The new yacht is 49 feet overall with a waterline length of 35.1 feet and an 11.6-foot beam. Long overhangs increase the boat’s effective sailing length and stability with heel. This traditional feature is coupled with an underwater canoe body shape that’s rounded with low deadrise for less drag, especially in choppy water and during maneuvers. Her fin keel and spade rudder also reduce wetted area while lowering her vertical center of gravity for increased stability. Since the yacht will sail mostly northeastern ports, her keel’s leading edge is swept aft to shed weeds and lobster pots. Her saildrive features a folding prop to also minimize the risk of fouling.

“The long sailing length and narrow beam will give this design a meter boat feel,” said Jim Taylor, yacht designer. “Her deep, high aspect ratio appendages feature ample profile area, to provide a user-friendly ‘groove’ even when downspeed or in sloppy sea conditions. Her unusual combination of classic style with contemporary performance will set her apart from — and usually far ahead of — everything else on the water.

The boat will be built in cold-molded wood, a style for which Brooklin Boatyard is well-known. This approach not only results in high strength and toughness relative to weight, but it also provides very impressive acoustic and thermal insulation. The yacht will carry a Hall carbon rig and Harken deck gear. Competition Composites Inc. in Canada will build her carbon rudder.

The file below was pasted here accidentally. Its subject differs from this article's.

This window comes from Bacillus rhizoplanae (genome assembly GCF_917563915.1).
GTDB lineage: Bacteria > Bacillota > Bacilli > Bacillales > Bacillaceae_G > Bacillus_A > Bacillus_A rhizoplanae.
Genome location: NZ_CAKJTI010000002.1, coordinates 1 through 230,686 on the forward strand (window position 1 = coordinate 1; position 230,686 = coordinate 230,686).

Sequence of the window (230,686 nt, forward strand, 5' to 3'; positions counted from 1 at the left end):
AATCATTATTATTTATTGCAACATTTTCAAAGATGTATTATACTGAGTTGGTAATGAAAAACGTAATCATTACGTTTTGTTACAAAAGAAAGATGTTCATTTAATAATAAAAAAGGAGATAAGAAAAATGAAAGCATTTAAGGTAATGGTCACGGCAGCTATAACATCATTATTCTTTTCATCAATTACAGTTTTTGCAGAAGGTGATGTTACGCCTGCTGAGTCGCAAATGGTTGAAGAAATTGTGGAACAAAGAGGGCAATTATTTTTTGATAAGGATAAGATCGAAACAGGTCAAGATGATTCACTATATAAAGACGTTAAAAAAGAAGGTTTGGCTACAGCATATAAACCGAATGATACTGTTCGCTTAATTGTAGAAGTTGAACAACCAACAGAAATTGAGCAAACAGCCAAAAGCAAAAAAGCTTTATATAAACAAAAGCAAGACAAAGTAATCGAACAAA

“This yacht is highly customized for her owner and his favorite sailing haunts,” said Steve White, owner of Brooklin Boat Yard. “Not only does she have all the critical details to make her an ideal cruiser/racer for New England, but she’ll be a pleasure to sail — whether day-tripping with grandchildren or racing competitively with a handful of crew.

OA: 49.0′, LWL: 35.1′, BEAM: 11.6″, DRAFT: 7.8′, DISPLACEMENT: 16,500 lbs, BALLAST: 6,830 lbs, IM: 53.0′, J: 15.6′, P: 53.3′,
E: 19.4′, LP%: 142% Genoa, LP%: 95% Self-Tacking Jib

BBY News - Brooklin Boat Yard to Build Custom Jim Taylor-Designed Sloop

and light too even if I would expect more ballast B/D ratio for such a narrow hull.

Competition for the Farlie 55:









I would love to have a look at the interiors. On the Farlie they are nice but on a boat like this I would expect more than nice.